How to help relieve competition anxieties

Photo by: Kitt Canaria

You get anxious in training thinking about the competition.

You get anxious before hard training thinking about the hard training.

You get anxious just before competition, thinking about the difficulty or duration of the competition.

You get anxious midway, thinking about the pending outcome.

You get anxious afterwards, thinking about the next event.

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I know all of these feeling well. So do you. Now ask yourself, which one of those anxieties, have anything to do with winning and losing.

The Moment

Everybody says it: “Live in the moment, be in the moment, enjoy the moment, etc.”

It has been said so many times that I think we have become immune to the statement. We hear it, we nod, we agree, we move on and forget about it. Some have thought deeply. Most have not. The problem is, it is exactly what we need.

When people focus on “The Moment”, they usually think it’s about focusing on now, without any thought of past or future. This isn’t necessarily true. The past and future play a major role in your ability to be in “The Moment.” The past and future affect your performance in “The Moment”.

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However, “The Moment” is the time in which all matters will be decided and accomplished. Things will get done, or not done, finished or not finished. It is the pivotal time when the past collides with time to move into the future. This makes “The Moment”, the most essential.

Here is how to use it in a competition:

The match is looming.

The training is over.

The event is now.

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The anxiety is at an all time high.

Negative self talk is battling against positive self talk in an epic duel.

You didn’t sleep well the night before. You may have come close to or actually vomiting your breakfast from nerves.

Now stop! Ask yourself if any of this anxiety has anything to do with winning?

You have made it to the event. Regardless of what supplements you took, how well your training went, how well you slept the night before. At this point, you are either going do it or not do it.

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A good training camp will definitely play a major role.

But, once the event starts, it means almost nothing. You could’ve had the best training, but nerves beat you.  You could’ve had terrible training and somehow pulled off a victory.

I have had some of my best matches with no training and some of my worst when I had incredible training.

The Problem

During Training Camp

  • Nervous for tomorrow’s tough session.
  • Hurt and wondering if the tournament or fight will be possible.
  • Worried that you won’t have enough time.
  • Unsure if your skills are 100%

Pre-Match

  • You are hoping training was enough.
  • Unsure if you can do it.
  • Visualizing your opponent’s strengths.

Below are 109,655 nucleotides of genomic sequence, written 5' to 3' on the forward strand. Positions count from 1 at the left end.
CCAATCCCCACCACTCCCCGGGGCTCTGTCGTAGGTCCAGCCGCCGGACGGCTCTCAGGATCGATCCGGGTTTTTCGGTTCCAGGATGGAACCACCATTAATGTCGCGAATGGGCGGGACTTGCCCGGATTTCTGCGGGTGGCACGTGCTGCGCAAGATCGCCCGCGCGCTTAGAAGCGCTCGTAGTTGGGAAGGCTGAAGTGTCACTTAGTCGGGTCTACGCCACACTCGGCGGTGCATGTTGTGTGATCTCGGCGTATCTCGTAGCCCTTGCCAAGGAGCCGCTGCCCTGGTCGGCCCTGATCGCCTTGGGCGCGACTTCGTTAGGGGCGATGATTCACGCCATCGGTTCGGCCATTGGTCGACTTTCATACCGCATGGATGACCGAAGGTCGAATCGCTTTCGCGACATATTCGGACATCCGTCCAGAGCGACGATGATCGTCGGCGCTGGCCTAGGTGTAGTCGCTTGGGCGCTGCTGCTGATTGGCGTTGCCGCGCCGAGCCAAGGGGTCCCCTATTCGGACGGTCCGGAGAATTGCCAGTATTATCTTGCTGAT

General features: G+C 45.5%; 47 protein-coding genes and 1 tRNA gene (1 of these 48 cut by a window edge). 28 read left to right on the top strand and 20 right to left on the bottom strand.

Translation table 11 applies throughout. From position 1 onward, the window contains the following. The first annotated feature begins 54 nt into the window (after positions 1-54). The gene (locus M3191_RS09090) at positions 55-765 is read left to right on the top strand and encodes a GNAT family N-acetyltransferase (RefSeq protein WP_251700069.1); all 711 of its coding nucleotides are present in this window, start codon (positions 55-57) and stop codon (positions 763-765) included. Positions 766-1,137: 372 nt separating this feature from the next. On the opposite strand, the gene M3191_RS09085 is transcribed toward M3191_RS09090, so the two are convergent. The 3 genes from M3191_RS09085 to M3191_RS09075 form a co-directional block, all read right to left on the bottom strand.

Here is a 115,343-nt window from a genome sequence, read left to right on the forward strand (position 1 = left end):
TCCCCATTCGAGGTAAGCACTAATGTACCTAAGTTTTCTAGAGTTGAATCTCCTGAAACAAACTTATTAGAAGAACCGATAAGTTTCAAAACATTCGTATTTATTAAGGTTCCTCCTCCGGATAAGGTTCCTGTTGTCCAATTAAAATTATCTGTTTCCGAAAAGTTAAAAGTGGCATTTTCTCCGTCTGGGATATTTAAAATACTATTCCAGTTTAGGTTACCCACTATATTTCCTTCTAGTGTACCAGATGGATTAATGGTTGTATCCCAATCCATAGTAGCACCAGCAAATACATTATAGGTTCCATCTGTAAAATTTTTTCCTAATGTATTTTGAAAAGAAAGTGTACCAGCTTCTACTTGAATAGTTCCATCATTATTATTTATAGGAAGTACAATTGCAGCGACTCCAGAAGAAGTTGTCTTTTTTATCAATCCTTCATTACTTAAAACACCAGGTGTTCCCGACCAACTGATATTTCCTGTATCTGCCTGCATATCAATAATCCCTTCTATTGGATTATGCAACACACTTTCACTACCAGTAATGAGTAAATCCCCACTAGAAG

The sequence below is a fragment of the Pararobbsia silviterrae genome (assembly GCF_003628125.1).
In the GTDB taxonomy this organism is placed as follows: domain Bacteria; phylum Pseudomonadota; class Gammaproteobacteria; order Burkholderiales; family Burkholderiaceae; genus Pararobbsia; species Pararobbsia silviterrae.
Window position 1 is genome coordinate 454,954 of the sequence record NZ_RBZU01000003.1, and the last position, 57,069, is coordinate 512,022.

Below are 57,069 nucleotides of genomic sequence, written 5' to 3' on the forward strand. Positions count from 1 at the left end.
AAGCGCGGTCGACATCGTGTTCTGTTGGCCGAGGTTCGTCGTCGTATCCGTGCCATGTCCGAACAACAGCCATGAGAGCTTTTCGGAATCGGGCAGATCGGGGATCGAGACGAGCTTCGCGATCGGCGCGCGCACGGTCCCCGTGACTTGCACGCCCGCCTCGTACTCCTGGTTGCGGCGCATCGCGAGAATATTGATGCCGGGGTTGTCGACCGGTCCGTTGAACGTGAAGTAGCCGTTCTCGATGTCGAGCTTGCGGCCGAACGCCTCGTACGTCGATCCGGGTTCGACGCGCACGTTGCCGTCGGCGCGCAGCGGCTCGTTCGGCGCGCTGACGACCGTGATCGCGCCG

During The Match

  • Starting to feel tired. Slowing down.
  • Wondering if you can do it.
  • Dealing with pain, unsure if you are tough enough.
  • Caught off by the crowd or bad referee calls.

The Solution

Put yourself at ease. It is a lot simpler than you are making it.

The fight will come. You are going to win or lose. It may be tough. It may be easy.

Here is the deal: are you going to do it or not do it?

You are going to do it. Put it into your brain that you will finish no matter what. Even if you don’t finish or the outcome isn’t what you expected at a certain point, you have little control. All you can truly do is train your best one day at a time, eat sensibly, and sleep as well as you can. When the competition comes, go out there and be present in “The Moment”.

Realize that the past (training) has something to do with it, but at that present time, nothing to do with finishing, winning or losing.

Realize that the future (results/post match) will never be in your favor if you aren’t focused second by second and inch by inch on what you have to do.

After 19 Years

Each day I am thankful for so many reasons. Each tough training session, I look forward to the difficulty. I embrace it with little focus afterwards or before. If I allow the thought of the difficulty to creep into my head, I will not be effective in training. If I focus on the length and duration of the training, it will sap my will and energy.

I enter training with a curiosity. I go into the match with a humble acceptance of what could happen and I realize that my past helped, but now is what I need. My willingness to accept any future outcome is based upon the fact that “I don’t know” what it will be.

Will I get hurt, will I lose, will I win? Did I do enough, did I prepare, did I warm up well enough? I don’t know.

What I know is this: I am here. I am going to do it. I am going to push. I am going to accept fear, understand it and bring it with me while I crush this competition. I don’t know if I’m ready, and I don’t know if I will win.

I do know that I’m here and I’m thankful that I get to compete. I’m always going to do it, regardless of anything else. I might as well stop worrying about before and after and accept the here and now.

We could leave this earth even quicker than we arrived. Pain is fleeting, victorious feelings will be blurred and forgotten. What matters is now.

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